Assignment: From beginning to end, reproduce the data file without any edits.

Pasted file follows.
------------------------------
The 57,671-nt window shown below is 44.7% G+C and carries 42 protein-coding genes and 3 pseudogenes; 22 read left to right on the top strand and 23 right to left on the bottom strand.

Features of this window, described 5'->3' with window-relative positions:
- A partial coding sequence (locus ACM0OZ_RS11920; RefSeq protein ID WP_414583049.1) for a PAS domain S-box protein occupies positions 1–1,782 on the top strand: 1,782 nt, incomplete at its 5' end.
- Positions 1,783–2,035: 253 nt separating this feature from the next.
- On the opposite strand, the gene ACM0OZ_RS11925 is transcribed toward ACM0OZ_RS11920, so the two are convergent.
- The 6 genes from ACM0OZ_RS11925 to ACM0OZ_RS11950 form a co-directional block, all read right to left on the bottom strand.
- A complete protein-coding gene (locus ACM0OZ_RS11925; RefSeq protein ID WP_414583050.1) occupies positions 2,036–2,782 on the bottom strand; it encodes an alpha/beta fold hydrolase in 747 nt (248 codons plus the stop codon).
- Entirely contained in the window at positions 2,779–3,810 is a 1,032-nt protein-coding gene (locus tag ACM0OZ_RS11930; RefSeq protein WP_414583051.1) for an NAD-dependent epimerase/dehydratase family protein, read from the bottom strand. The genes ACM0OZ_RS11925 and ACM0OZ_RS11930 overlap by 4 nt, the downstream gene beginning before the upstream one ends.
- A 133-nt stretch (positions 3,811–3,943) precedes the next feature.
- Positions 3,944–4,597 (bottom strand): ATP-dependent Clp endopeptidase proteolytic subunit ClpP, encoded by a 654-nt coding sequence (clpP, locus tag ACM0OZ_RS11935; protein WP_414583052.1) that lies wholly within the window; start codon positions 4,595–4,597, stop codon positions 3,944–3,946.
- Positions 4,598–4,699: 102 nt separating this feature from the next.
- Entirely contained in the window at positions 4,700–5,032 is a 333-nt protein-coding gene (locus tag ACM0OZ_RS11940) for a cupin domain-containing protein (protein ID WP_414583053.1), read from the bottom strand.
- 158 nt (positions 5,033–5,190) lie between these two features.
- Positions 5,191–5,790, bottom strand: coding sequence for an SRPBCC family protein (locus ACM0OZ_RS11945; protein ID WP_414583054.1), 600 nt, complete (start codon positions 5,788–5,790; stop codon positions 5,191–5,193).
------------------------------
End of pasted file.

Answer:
The 57,671-nt window shown below is 44.7% G+C and carries 42 protein-coding genes and 3 pseudogenes; 22 read left to right on the top strand and 23 right to left on the bottom strand.

Features of this window, described 5'->3' with window-relative positions:
- A partial coding sequence (locus ACM0OZ_RS11920; RefSeq protein ID WP_414583049.1) for a PAS domain S-box protein occupies positions 1–1,782 on the top strand: 1,782 nt, incomplete at its 5' end.
- Positions 1,783–2,035: 253 nt separating this feature from the next.
- On the opposite strand, the gene ACM0OZ_RS11925 is transcribed toward ACM0OZ_RS11920, so the two are convergent.
- The 6 genes from ACM0OZ_RS11925 to ACM0OZ_RS11950 form a co-directional block, all read right to left on the bottom strand.
- A complete protein-coding gene (locus ACM0OZ_RS11925; RefSeq protein ID WP_414583050.1) occupies positions 2,036–2,782 on the bottom strand; it encodes an alpha/beta fold hydrolase in 747 nt (248 codons plus the stop codon).
- Entirely contained in the window at positions 2,779–3,810 is a 1,032-nt protein-coding gene (locus tag ACM0OZ_RS11930; RefSeq protein WP_414583051.1) for an NAD-dependent epimerase/dehydratase family protein, read from the bottom strand. The genes ACM0OZ_RS11925 and ACM0OZ_RS11930 overlap by 4 nt, the downstream gene beginning before the upstream one ends.
- A 133-nt stretch (positions 3,811–3,943) precedes the next feature.
- Positions 3,944–4,597 (bottom strand): ATP-dependent Clp endopeptidase proteolytic subunit ClpP, encoded by a 654-nt coding sequence (clpP, locus tag ACM0OZ_RS11935; protein WP_414583052.1) that lies wholly within the window; start codon positions 4,595–4,597, stop codon positions 3,944–3,946.
- Positions 4,598–4,699: 102 nt separating this feature from the next.
- Entirely contained in the window at positions 4,700–5,032 is a 333-nt protein-coding gene (locus tag ACM0OZ_RS11940) for a cupin domain-containing protein (protein ID WP_414583053.1), read from the bottom strand.
- 158 nt (positions 5,033–5,190) lie between these two features.
- Positions 5,191–5,790, bottom strand: coding sequence for an SRPBCC family protein (locus ACM0OZ_RS11945; protein ID WP_414583054.1), 600 nt, complete (start codon positions 5,788–5,790; stop codon positions 5,191–5,193).